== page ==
Outdoor learning can have a significant and positive impact on children's quality of life but needs to be introduced more formally into global school curricula in order for its potential benefits to be fully realised, a new report suggests.

Yet reality says just the opposite. Any kid with a cell phone can now learn all about landmarks and their neighborhood, just by playing Pokemon Go. And in the United States, it happened with the White House spending tens of millions of dollars on advertising campaigns telling kids to go outside. 

Learning in the natural environment was once highly regarded, but a generation ago we were told the future belonged to computers and technology, and every poor school needed a computer for every child. Now, things are back to hands-on experience rather than the virtual kind. Kids who engage in practical learning are better off in terms behavior, social skills, health and wellbeing, resilience, confidence and sense of place.

Yet that means undoing popular education speculation of the last few decades, with a full curriculum, busier family lifestyles and increased fear of society. Children have lost the freedom to play, explore and be active in their environment and being denied opportunities that could enhance their long term prospects.

A new report identifies a framework showing how governments could build on existing and current research and introduce outdoor learning as an integral element of national education policies.

Sue Waite, Reader in Outdoor Learning at Plymouth University and one of the authors of the report, said, "At the moment, if outdoor learning is part of a school's curriculum in England, it is largely because the teachers recognise the values of it. With so much focus on academic attainment, there can be pressure on teachers to stay in the classroom which means children are missing out on so many experiences that will benefit them throughout their lives. This report shows that although there is significant research which supports outdoor learning for academic as well as social and personal outcomes, it is only by having that recognized by policy makers that we are likely to achieve universal positive cultural change."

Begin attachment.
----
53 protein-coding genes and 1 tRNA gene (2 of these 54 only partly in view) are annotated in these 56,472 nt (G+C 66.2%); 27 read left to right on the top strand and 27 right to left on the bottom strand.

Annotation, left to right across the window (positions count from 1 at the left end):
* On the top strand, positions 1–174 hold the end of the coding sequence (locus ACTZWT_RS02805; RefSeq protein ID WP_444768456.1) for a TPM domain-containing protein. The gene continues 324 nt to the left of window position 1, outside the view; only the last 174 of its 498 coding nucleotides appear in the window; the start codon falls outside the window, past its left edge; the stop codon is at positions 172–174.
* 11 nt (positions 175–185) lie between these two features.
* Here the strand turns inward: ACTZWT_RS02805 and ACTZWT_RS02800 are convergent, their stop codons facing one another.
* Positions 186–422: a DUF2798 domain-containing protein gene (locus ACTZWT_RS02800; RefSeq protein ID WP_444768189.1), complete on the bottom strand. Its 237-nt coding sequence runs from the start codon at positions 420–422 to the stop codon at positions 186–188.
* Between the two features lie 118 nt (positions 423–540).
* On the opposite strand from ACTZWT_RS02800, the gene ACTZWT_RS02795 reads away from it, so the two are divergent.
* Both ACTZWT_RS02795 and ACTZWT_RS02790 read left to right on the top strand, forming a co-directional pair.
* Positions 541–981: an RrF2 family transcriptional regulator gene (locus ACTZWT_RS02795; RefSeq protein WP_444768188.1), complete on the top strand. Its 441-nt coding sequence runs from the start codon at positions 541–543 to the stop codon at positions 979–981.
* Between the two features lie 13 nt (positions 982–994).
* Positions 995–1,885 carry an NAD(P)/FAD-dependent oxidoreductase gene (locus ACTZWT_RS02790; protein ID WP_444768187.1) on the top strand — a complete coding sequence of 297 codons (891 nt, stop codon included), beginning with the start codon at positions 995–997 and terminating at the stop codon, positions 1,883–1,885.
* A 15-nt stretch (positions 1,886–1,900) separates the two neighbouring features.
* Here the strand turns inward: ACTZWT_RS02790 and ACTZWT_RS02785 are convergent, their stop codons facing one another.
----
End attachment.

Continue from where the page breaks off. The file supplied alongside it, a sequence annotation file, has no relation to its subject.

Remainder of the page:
Over the past 10 years, there have been five significant reviews focused on children learning in natural environments in the UK and abroad. This is at a time when there is evidence that childhoods are dramatically changing, and children are experiencing limited opportunities to be outdoors in formal or informal learning settings, with consequent negative effects.

This report was produced following the Lessons from Near and Far conference led by Plymouth University in July 2015, which featured 21 international presentations intended to encourage researchers, practitioners and policy makers to share areas of best practice which could potentially be embedded into national policies. The report also includes a review of recent research and policy impacts in the UK, Australia, Singapore and Denmark (which host partners in the ESRC funded international partnership network), to demonstrate ways in which evidence and policy can support each other effectively.

The framework it proposes includes pathways to research informed practice designed to generate five key outcomes for children: a healthy and happy body and mind; a sociable confident person; a self-directed creative learner; an effective contributor; an active global citizen.